Preventing workplace sexual harassment

With sexual harassment a global conversation right now, it’s a timely reminder to check your workplace policies and make sure all employees know what is and isn’t appropriate behaviour.

The story in Australia

We have strong laws about sexual harassment in Australia, yet recent statistics show it has increased in the last five years.

In a 2016 survey by the Australian Bureau of Statistics (ABS)1, 38% of women aged between 18-24 said they’d been sexually harassed in the past year. And unfortunately, most of the formal complaints involve workplaces. A 2012 survey2 showed a quarter of women and one in six men experienced sexual harassment at work.

Defining sexual harassment

Sexual harassment is defined3 as unwelcome behaviour that’s sexual in nature and makes a person feel offended, humiliated and/or intimidated. It can be things like unwanted touching, suggestive comments, sexually explicit images or messages, intrusive personal questions and insults.

Preventing sexual harassment at work in five steps

As a business, you are legally required to make sure your employees understand what sexual harassment is, and how to deal with it. You must also have procedures for dealing with complaints and should take appropriate remedial action when sexual harassment occurs.

If you haven’t done so recently, it’s worth checking your business’ sexual harassment policies and making sure everyone knows the rules, their responsibilities, and most importantly, that they feel safe to speak up.

And here are five things you can do now to create a supportive workplace culture where your staff feel empowered and heard:

  1. Write a sexual harassment policy and get management support
    Check your HR policy and if there isn’t a sexual harassment policy, you can create your own using online resources. Then, make sure senior management endorse it and understand that all employees are expected to comply.
  2. Implement the policy across the business
    Have a full staff meeting to officially launch your policy, and explain where employees can access it. Then:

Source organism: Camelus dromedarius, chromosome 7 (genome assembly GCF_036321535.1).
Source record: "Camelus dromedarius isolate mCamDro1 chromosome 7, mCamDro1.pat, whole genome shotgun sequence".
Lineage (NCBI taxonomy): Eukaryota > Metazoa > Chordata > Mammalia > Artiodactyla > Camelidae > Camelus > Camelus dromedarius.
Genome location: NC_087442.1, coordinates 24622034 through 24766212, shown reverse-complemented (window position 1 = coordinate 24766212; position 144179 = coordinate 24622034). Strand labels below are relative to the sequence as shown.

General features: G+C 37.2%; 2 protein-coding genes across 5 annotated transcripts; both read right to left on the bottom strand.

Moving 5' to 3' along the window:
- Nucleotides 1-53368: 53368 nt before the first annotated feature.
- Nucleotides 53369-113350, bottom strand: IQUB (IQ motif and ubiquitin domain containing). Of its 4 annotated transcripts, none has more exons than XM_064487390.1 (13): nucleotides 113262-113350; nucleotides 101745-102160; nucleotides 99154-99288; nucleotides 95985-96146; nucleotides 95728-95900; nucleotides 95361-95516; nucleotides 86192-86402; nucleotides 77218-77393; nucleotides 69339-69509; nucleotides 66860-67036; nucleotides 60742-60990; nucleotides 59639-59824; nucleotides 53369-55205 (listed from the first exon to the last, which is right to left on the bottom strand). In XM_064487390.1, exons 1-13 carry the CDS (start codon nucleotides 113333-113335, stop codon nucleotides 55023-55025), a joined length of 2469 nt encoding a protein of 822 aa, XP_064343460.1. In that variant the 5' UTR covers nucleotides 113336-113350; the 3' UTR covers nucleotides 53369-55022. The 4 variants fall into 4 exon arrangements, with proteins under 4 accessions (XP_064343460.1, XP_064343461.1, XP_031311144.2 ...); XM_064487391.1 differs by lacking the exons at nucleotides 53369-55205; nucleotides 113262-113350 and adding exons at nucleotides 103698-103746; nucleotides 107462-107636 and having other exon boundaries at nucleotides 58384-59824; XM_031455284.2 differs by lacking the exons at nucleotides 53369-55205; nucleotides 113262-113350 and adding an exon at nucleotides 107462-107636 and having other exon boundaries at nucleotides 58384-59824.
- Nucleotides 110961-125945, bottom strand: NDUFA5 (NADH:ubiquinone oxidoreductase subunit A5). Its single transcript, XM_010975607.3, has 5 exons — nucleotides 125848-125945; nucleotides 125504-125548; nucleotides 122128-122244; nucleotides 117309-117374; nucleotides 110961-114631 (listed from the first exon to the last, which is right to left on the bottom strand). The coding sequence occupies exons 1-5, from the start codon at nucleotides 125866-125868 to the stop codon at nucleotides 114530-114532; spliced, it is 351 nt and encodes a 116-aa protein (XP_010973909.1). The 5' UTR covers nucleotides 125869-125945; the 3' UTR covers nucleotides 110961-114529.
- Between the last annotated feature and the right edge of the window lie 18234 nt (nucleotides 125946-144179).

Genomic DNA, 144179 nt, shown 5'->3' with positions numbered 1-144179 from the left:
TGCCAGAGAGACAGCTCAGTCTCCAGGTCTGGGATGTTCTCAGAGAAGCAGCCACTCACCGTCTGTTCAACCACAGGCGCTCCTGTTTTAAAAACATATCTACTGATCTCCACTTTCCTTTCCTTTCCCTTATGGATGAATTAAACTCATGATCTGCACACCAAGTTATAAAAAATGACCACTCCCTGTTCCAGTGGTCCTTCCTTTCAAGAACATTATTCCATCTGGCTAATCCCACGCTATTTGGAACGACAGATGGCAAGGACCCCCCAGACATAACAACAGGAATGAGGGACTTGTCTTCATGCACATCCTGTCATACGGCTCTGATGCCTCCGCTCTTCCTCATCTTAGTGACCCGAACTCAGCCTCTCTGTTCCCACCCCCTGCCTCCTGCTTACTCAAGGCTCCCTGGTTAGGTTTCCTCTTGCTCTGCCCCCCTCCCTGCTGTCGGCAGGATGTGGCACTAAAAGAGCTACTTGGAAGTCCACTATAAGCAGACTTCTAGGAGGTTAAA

email copies to all staff
    ask employees to sign an acknowledgement that they’ve received and understood it
    make sure it’s easily accessible eg on your intranet
    include it as part of your induction process, and
    assign responsibility to a business area to make sure it’s regularly updated and promoted.
  3. Provide regular training to all staff
    After the policy has been implemented across the business, you might like to consider training sessions for staff, so it’s not forgotten.
  4. Encourage appropriate conduct by managers
    Make sure your management team are on board with the policy and leading by example, not only in their behaviour but also in their encouragement of people to feel safe to come forward.
  5. Create a positive workplace environment
    Let your employees know where they can get help or advice if they’re sexually harassed or they’d like to make a formal complaint. Many people can feel concerned about how it might be perceived, so reassure them that every case will be taken seriously, and they’re not at risk of hurting their careers.

For more information and support

If you’d like to find out more, helpful fact sheets and toolkits for businesses are available from the Australian Human Rights Commission.


1Australian Bureau of Statistics, Personal safety 2016, cat. no. 4906.0  

2Survey by Australian Human Rights Commission – national prevalence of sexual harassment, October 2012

3Australian Human Rights Commission information for employees

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